So because I seem to think of crazy things at odd times, I began thinking about picking stalls. Weird, I know!  But really, why or how do we pick a stall? Is it the cleanest, the closest, the only one open?

So, my observation of my behavior were:

  • I never picked the first stall
  • I never chose the stall that I saw someone just come out of
  • If a toilet wasn’t flushed or there was paper on the floor I passed it by
  • If I had a child with me, I always make a beeline for the handicapped bathroom
  • I greatly appreciate the hook on the door or wall for my purse/ diaper bag
  •  I always chose the 2nd stall!

So, it appears that I am a creature of habit… And for the most part, yes, that is true!!

What do these observations mean? What did I do with this info? I started watching others. Don’t take that the wrong way!  Perhaps, “I notice what others are choosing” is a better statement. The biggest thing I noticed from that was people rarely used the first stall!  So what, right?!

Well, as I said earlier, I was looking for a clean open stall. Thus, I starting jumping stall and using the first one. I almost never wait, it has pretty much always been clean, and business can get done!

What other crazy things do we think about and monitor? Hmmmm.

Potty Talk complete!

A Glow in the Night

Growing up in the city led me to become accustomed to bright lights and hustle and bustle all night long. Night driving was no big deal. Here on the prairie there are lots of lights too, just a “little” different!  Last night as I was hauling corn from the field to the grain bins to be stored until it is sold, I sat in the field. I glanced out the windshield and saw my new “city lights” on a beautiful prairie night! The glowed, illuminated all within several hundred feet. They added excitement and energy to a calm and peaceful scenery. As quickly as the lights gathered they dispersed. The tractor pulling the grain cart full of freshly combined corn dumped it on the semi- truck  and the truck took off back to to the farm yard. The grain cart turned and drove back deep into the field to meet the combine. The lights were gone. The prairie calmed, became dark, and tranquil. I waited until the lights returned, reflecting on how “city lights” and “prairie nights” at harvest have much in common; energy, excitement, hard work, movement and passion! It was a comfortable welcome moment that was a perfect spring board for this new journey of sharing my story of our farm, parenthood, and prairie life!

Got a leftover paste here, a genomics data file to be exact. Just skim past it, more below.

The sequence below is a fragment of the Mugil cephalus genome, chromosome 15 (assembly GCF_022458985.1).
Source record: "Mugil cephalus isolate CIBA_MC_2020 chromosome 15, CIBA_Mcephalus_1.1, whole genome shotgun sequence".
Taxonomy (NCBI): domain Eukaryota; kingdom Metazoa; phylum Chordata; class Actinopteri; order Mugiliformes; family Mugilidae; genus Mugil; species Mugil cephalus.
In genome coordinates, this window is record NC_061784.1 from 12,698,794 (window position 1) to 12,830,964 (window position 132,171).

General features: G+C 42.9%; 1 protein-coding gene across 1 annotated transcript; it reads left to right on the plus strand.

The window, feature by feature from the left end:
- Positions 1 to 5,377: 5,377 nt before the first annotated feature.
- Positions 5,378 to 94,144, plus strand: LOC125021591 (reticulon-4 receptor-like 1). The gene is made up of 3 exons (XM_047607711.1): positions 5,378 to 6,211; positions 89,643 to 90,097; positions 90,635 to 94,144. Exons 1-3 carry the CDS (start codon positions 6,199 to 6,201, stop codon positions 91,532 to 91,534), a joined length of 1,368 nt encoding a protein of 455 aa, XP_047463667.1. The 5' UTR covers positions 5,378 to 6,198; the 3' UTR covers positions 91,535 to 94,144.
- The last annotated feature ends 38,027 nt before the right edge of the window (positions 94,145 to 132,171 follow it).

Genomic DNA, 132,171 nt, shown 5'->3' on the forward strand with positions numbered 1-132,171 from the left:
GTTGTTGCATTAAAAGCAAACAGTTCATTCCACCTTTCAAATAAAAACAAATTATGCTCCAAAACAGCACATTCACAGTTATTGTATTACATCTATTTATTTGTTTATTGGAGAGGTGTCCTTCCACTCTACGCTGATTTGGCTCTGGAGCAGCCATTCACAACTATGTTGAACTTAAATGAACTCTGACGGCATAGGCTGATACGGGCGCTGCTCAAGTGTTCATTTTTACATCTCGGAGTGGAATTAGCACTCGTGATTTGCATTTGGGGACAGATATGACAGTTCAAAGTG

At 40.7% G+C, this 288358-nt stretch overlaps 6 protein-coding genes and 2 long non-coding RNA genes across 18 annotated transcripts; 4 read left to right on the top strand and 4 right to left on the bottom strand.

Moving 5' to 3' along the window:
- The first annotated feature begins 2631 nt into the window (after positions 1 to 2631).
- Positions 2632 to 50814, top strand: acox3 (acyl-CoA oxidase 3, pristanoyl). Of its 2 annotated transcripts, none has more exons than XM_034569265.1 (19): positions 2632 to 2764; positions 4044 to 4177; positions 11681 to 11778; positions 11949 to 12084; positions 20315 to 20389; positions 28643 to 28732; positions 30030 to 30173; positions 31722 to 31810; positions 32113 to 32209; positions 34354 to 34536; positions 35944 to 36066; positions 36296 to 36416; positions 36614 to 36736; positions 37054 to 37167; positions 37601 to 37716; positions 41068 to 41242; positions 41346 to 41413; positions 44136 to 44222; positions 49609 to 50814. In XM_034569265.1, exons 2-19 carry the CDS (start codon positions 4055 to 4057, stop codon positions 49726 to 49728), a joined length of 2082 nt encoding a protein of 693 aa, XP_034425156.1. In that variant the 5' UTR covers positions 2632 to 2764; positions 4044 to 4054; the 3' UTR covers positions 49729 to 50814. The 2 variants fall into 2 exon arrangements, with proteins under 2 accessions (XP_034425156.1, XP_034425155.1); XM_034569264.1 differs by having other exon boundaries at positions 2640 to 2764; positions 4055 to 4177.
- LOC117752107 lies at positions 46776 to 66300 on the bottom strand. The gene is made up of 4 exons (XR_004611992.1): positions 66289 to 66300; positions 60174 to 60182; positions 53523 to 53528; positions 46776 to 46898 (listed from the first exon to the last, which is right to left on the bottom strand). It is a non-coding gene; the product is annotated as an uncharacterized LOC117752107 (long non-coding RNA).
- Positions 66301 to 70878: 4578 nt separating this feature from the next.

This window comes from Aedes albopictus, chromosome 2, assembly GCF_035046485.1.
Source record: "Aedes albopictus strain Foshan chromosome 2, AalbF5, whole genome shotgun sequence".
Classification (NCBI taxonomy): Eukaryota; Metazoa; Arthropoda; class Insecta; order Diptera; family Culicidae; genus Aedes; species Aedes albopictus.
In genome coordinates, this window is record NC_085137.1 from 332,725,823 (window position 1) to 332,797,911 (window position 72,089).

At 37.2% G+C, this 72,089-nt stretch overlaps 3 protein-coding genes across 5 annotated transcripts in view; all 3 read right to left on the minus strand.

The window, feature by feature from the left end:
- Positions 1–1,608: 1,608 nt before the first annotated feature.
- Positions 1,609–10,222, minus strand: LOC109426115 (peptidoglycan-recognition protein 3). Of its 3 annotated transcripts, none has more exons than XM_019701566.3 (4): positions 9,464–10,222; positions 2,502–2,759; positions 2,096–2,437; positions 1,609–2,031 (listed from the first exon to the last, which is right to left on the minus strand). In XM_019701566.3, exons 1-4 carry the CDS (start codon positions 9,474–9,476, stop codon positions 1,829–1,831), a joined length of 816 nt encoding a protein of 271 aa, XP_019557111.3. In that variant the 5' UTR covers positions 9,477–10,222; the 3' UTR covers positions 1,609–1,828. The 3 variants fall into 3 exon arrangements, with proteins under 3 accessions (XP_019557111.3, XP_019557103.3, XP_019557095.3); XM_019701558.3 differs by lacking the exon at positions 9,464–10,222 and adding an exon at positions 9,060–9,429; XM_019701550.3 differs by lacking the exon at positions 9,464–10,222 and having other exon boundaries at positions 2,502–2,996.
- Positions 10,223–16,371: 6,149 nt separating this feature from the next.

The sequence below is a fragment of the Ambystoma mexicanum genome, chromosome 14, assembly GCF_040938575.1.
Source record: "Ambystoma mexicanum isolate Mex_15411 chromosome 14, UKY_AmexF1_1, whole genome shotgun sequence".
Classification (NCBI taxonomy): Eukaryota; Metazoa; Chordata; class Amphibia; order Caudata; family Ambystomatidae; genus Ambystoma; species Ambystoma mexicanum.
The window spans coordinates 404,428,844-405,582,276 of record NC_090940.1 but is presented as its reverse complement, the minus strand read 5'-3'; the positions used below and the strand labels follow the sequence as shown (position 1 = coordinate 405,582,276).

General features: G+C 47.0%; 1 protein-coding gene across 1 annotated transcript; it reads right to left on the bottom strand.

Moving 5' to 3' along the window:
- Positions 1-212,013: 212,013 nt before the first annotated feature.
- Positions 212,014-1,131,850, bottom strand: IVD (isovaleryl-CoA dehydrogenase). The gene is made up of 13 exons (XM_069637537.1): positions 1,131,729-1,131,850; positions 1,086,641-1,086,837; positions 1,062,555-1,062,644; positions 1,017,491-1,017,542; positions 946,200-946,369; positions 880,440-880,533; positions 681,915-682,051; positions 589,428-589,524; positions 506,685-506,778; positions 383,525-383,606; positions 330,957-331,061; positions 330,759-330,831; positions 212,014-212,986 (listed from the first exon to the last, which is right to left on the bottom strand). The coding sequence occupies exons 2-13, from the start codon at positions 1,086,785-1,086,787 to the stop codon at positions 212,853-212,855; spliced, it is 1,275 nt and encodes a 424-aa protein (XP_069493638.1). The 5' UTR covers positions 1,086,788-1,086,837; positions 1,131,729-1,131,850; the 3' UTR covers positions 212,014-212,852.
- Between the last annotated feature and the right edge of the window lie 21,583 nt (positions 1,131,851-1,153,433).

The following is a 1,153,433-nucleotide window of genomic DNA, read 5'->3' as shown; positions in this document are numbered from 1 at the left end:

Stay tuned for more stories of my adventures directly from the central prairie of North Dakota!


A Family Farm?

Yes, We are a family farm. In fact, my husband and I are the third generation to own and run the farm. Over the years many things have changed, but we hope that this means each generation is preparing it for the next, doing what has to be done to ensure that it is sustainable…. or that it is a viable livelihood, business and lifestyle for the next generation.

Believe it or not, over 97% of all farms in the United States are family owned and operated. Some farms have given themselves names or incorporated in order to have a greater presence / visibility in the market or simply out of desire for a particular structure of the business, but they are still owned and run by a family.

Our farm currently consists of my husband and I, one full time employee (who has been with us for over 25 years), and 3 part-time employees. We are still a family farm. We are bigger than when we began in 1919, we raise different crops, have different equipment, different strategies, and a need for help in addition to ourselves, but we are still a family farm. Being a family farm is something we take pride in and plan our future in order to stay part of the 97 % of farms nation wide that are family owned and run!

Keep Calm, Farm On
Keep Calm, Farm On